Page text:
WASHINGTON (Reuters) - Howard University in Washington tightened security on Thursday after an online death threat against the historically black college that its president said was a reflection of heightened racial tensions on U.S. campuses.
The threat against the school in the U.S. capital follows Monday’s resignation of top University of Missouri officials following student protests over their handling of reports of racial abuse.
Howard President Dr. Wayne Frederick said the 10,300-student private school was aware of the threat and was working with campus, local and federal law enforcement officials.
“This is an ongoing investigation. However, in an abundance of caution, the university has increased security on campus and at area metro (subway) stations,” he said in a statement.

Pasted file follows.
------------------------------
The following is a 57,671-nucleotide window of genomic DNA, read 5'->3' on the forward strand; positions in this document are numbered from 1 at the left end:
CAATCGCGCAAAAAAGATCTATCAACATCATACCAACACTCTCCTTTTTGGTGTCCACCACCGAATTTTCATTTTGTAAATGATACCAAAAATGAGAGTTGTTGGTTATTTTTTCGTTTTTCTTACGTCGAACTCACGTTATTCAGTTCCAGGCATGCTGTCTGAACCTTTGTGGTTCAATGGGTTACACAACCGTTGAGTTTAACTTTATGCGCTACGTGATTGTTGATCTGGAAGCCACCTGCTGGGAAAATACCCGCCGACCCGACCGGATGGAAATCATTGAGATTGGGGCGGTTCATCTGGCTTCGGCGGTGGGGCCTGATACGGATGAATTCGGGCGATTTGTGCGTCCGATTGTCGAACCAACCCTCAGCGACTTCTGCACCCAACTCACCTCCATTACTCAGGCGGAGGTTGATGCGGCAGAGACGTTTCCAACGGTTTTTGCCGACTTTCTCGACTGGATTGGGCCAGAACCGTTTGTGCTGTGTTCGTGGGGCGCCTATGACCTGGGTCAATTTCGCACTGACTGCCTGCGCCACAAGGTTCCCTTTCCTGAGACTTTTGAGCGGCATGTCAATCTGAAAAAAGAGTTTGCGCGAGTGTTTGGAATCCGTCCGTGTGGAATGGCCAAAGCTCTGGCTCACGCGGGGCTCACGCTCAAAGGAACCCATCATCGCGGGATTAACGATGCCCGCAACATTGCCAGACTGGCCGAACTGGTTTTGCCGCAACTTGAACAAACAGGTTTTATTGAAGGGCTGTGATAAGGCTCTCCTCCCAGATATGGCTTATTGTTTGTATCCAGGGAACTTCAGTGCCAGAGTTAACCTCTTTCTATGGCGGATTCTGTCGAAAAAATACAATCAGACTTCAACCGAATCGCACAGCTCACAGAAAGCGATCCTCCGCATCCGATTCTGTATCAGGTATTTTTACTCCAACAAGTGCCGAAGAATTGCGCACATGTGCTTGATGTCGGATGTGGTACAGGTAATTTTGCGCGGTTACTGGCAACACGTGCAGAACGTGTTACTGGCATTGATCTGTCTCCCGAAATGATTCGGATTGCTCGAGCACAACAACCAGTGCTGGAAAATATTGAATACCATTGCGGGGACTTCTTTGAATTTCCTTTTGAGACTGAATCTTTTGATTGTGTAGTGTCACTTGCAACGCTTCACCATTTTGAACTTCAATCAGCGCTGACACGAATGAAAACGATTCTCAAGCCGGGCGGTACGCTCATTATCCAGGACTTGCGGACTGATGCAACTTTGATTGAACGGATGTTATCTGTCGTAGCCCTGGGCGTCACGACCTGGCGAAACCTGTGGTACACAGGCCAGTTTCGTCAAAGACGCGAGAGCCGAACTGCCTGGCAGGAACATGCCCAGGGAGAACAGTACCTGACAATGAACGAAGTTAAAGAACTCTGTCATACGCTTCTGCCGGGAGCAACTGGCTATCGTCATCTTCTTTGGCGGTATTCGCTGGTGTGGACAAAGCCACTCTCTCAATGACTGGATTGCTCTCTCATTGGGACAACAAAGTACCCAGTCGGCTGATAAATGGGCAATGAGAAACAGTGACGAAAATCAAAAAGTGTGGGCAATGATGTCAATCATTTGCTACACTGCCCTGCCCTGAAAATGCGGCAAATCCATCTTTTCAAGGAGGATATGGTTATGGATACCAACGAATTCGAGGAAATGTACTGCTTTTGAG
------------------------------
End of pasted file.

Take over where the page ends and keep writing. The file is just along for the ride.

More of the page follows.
The anonymous threat, posted on an online comment board on Wednesday, said its writer had left the University of Missouri on Tuesday and returned to Maryland.
Laced with epithets, racial slurs and misspellings, the post said the writer would attack blacks at Howard after 10 on Thursday, without specifying morning or evening, as well as those using the subway.
“After all, it’s not murder if they’re black,” it said. A copy was posted on Twitter.
Frederick said in an interview with CNN that the threat was a sign of a growing national problem that black students face in terms of being treated fairly and equally and being in a safe environment.
“There’s a growing frustration of students of color as to how they’re being treated on campus ... and we’re hearing and seeing that,” he said.
The Washington office of the Federal Bureau of Investigation said it was aware of the threat. It urged people with information to contact the FBI or police.
Editing by Bernadette Baum